By the middle of 2022, middle-class households were spending $8,000 more each year than in 2019, before the pandemic — much of it on essentials, like housing, transportation and food, according to a Bloomberg analysis of Bureau of Labor Statistics consumer expenditure data.
For almost 27 million middle-class households in the US, those expenditures also outstripped their salaries, causing them to lean even more on debt and gig work to pay the bills. -Bloomberg
During the pandemic, all sorts of household costs skyrocketed. For example, the cost to own and operate a new vehicle breached $10,000 per year for the first time in 2022, per AAA, while household spending on transportation, which includes gas, is up 16.5% in just the past year. The monthly mortgage payment on a median-priced home with a 10% down payment is nearly double what it was in early 2021 at $2,342.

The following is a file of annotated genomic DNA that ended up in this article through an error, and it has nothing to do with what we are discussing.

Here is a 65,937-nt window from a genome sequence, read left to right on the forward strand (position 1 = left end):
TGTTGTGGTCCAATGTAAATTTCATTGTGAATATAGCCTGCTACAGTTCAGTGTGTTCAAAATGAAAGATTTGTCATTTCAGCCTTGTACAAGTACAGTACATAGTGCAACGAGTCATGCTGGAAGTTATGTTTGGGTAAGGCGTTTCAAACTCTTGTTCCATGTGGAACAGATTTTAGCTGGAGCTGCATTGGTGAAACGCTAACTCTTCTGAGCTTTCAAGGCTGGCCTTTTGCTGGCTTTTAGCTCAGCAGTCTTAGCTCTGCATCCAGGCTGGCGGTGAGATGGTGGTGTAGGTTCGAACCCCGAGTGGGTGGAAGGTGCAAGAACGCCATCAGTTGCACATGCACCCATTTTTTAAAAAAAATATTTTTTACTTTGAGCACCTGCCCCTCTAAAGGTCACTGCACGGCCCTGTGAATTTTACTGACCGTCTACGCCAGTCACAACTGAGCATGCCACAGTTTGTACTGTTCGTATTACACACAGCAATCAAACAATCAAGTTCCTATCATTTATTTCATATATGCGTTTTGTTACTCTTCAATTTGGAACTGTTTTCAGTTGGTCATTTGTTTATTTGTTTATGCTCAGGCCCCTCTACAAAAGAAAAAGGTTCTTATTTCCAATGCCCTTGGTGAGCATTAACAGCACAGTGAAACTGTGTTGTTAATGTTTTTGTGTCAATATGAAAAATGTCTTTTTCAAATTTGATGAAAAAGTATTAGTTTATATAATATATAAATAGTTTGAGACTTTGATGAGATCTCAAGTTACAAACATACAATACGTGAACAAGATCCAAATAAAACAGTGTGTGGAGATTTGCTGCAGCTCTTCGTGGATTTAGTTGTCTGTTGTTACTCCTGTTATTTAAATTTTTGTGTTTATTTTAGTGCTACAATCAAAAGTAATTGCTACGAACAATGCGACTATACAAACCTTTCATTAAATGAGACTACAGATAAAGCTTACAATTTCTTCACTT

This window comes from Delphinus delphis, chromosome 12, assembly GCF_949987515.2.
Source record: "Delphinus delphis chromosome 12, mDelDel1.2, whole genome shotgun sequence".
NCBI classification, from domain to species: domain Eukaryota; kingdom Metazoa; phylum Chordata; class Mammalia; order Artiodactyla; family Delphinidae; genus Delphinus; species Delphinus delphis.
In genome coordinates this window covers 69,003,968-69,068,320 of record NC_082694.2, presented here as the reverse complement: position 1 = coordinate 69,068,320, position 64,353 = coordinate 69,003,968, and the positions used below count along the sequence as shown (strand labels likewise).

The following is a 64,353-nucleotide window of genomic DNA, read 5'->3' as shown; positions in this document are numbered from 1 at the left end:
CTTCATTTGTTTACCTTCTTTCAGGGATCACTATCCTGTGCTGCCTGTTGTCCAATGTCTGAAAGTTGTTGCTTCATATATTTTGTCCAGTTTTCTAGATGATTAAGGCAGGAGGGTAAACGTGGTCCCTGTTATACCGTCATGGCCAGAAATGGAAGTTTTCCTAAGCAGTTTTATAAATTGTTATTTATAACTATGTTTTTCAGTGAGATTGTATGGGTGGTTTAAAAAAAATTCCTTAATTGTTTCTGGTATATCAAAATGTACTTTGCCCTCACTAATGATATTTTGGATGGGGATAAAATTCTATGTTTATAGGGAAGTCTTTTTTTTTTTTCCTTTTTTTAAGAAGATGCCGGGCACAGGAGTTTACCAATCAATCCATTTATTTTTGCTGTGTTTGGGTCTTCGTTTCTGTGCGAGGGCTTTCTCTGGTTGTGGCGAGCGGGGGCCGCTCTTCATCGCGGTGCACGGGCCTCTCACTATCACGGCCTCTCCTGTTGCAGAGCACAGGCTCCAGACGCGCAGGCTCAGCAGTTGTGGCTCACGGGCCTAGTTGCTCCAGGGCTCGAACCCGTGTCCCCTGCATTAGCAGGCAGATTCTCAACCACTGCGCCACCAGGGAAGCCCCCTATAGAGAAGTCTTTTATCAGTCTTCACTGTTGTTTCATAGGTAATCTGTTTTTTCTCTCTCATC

To cope with the rising costs of living, homeowners are now tapping into their housing wealth more often - as HELOC balances rose by $3 billion in Q1 2023, marking the fourth straight quarter of increases after nearly 13 years of declines.
To that end, the middle class has become increasingly leveraged - holding some $7.8 trillion of the $18.3 trillion of debt owed by US households at the end of last year. This is $1 trillion more than it was at the end of 2019.
So, while Biden continues to brag about the monumental jobs recovery since the pandemic, a recession would take whatever wind remains out of his 2024 sails - as even a relatively modest 1% rise in the unemployment rate would mean 1.6 million Americans losing their jobs. An the layoffs have already begun in finance, tech and most recently, manufacturing - with white-collar, middle-class workers feeling the pain.